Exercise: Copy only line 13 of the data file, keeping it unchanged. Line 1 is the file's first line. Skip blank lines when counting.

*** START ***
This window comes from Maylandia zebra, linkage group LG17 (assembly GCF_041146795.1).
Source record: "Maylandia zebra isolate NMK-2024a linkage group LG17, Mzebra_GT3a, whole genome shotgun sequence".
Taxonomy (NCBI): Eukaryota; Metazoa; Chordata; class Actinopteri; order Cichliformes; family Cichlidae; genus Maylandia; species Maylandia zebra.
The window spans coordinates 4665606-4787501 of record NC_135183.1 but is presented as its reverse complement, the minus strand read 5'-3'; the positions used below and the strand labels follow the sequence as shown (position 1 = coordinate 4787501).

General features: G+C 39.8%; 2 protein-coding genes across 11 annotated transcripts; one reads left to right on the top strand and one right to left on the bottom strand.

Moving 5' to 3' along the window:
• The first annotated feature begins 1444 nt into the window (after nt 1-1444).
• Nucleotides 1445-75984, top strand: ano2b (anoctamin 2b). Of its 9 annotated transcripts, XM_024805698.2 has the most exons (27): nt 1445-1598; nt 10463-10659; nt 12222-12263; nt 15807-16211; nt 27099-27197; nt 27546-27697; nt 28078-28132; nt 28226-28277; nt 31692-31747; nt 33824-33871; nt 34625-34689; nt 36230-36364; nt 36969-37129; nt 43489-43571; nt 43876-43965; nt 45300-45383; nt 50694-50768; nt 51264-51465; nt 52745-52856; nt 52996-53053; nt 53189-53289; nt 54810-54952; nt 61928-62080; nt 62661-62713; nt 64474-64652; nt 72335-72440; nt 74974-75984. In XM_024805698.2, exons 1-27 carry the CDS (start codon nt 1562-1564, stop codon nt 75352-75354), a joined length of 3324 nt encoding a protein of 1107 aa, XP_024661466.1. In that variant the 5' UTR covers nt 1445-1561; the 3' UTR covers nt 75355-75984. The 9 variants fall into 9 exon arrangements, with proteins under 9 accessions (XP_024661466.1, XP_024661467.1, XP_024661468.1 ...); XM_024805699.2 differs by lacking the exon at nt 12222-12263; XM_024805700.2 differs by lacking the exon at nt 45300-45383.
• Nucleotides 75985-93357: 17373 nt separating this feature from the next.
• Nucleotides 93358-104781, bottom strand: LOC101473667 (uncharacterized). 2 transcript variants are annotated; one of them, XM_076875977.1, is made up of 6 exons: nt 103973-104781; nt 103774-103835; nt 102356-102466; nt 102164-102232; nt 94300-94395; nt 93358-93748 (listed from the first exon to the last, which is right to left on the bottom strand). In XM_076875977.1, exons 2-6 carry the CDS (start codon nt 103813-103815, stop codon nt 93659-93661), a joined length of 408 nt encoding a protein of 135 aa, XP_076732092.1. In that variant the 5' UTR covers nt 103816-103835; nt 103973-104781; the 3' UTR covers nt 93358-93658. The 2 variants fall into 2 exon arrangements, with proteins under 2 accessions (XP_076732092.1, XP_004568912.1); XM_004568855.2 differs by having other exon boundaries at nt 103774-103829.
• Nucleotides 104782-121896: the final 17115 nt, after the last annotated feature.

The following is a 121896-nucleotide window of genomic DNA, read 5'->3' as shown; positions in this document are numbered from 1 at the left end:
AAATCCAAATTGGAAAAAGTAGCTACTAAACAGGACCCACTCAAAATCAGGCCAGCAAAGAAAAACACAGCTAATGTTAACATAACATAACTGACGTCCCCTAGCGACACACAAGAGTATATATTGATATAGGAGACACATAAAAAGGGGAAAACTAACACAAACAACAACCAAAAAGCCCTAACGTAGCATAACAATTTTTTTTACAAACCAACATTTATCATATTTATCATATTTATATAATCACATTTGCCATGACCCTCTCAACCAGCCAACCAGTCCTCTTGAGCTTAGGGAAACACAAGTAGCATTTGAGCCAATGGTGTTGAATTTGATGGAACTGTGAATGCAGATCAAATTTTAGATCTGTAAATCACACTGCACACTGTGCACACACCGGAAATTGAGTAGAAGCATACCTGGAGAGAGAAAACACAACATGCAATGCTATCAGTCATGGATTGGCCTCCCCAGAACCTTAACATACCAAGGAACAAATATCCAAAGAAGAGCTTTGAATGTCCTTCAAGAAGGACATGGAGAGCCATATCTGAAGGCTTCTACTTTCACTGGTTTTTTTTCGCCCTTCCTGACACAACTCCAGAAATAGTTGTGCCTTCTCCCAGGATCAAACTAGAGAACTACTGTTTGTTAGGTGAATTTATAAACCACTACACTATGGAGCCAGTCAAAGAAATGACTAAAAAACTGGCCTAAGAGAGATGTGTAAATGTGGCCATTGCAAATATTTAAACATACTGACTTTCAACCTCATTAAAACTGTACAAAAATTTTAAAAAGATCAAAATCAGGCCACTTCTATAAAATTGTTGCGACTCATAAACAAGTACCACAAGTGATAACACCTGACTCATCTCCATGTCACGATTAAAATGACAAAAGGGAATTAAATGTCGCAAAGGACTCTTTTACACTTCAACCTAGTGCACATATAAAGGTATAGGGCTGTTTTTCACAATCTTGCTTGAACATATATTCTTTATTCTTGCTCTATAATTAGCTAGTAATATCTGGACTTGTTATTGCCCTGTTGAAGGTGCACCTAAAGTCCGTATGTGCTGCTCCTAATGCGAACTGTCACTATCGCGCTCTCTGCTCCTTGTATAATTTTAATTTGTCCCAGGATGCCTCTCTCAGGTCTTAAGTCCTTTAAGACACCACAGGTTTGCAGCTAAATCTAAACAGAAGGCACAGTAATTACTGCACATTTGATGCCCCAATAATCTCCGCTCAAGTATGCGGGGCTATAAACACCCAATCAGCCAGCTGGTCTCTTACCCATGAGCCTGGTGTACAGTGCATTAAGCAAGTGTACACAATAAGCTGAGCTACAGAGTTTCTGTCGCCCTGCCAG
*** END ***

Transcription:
AAATCCAAATTGGAAAAAGTAGCTACTAAACAGGACCCACTCAAAATCAGGCCAGCAAAGAAAAACACAGCTAATGTTAACATAACATAACTGACGTCCCCTAGCGACACACAAGAGTATATATTGATATAGGAGACACATAAAAAGGGGAAAACTAACACAAACAACAACCAAAAAGCCCTAACGTAGCATAACAATTTTTTTTACAAACCAACATTTATCATATTTATCATATTTATATAATCACATTTGCCATGACCCTCTCAACCAGCCAACCAGTCCTCTTGAGCTTAGGGAAACACAAGTAGCATTTGAGCCAATGGTGTTGAATTTGATGGAACTGTGAATGCAGATCAAATTTTAGATCTGTAAATCACACTGCACACTGTGCACACACCGGAAATTGAGTAGAAGCATACCTGGAGAGAGAAAACACAACATGCAATGCTATCAGTCATGGATTGGCCTCCCCAGAACCTTAACATACCAAGGAACAAATATCCAAAGAAGAGCTTTGAATGTCCTTCAAGAAGGACATGGAGAGCCATATCTGAAGGCTTCTACTTTCACTGGTTTTTTTTCGCCCTTCCTGACACAACTCCAGAAATAGTTGTGCCTTCTCCCAGGATCAAACTAGAGAACTACTGTTTGTTAGGTGAATTTATAAACCACTACACTATGGAGCCAGTCAAAGAAATGACTAAAAAACTGGCCTAAGAGAGATGTGTAAATGTGGCCATTGCAAATATTTAAACATACTGACTTTCAACCTCATTAAAACTGTACAAAAATTTTAAAAAGATCAAAATCAGGCCACTTCTATAAAATTGTTGCGACTCATAAACAAGTACCACAAGTGATAACACCTGACTCATCTCCATGTCACGATTAAAATGACAAAAGGGAATTAAATGTCGCAAAGGACTCTTTTACACTTCAACCTAGTGCACATATAAAGGTATAGGGCTGTTTTTCACAATCTTGCTTGAACATATATTCTTTATTCTTGCTCTATAATTAGCTAGTAATATCTGGACTTGTTATTGCCCTGTTGAAGGTGCACCTAAAGTCCGTATGTGCTGCTCCTAATGCGAACTGTCACTATCGCGCTCTCTGCTCCTTGTATAATTTTAATTTGTCCCAGGATGCCTCTCTCAGGTCTTAAGTCCTTTAAGACACCACAGGTTTGCAGCTAAATCTAAACAGAAGGCACAGTAATTACTGCACATTTGATGCCCCAATAATCTCCGCTCAAGTATGCGGGGCTATAAACACCCAATCAGCCAGCTGGTCTCTTACCCATGAGCCTGGTGTACAGTGCATTAAGCAAGTGTACACAATAAGCTGAGCTACAGAGTTTCTGTCGCCCTGCCAG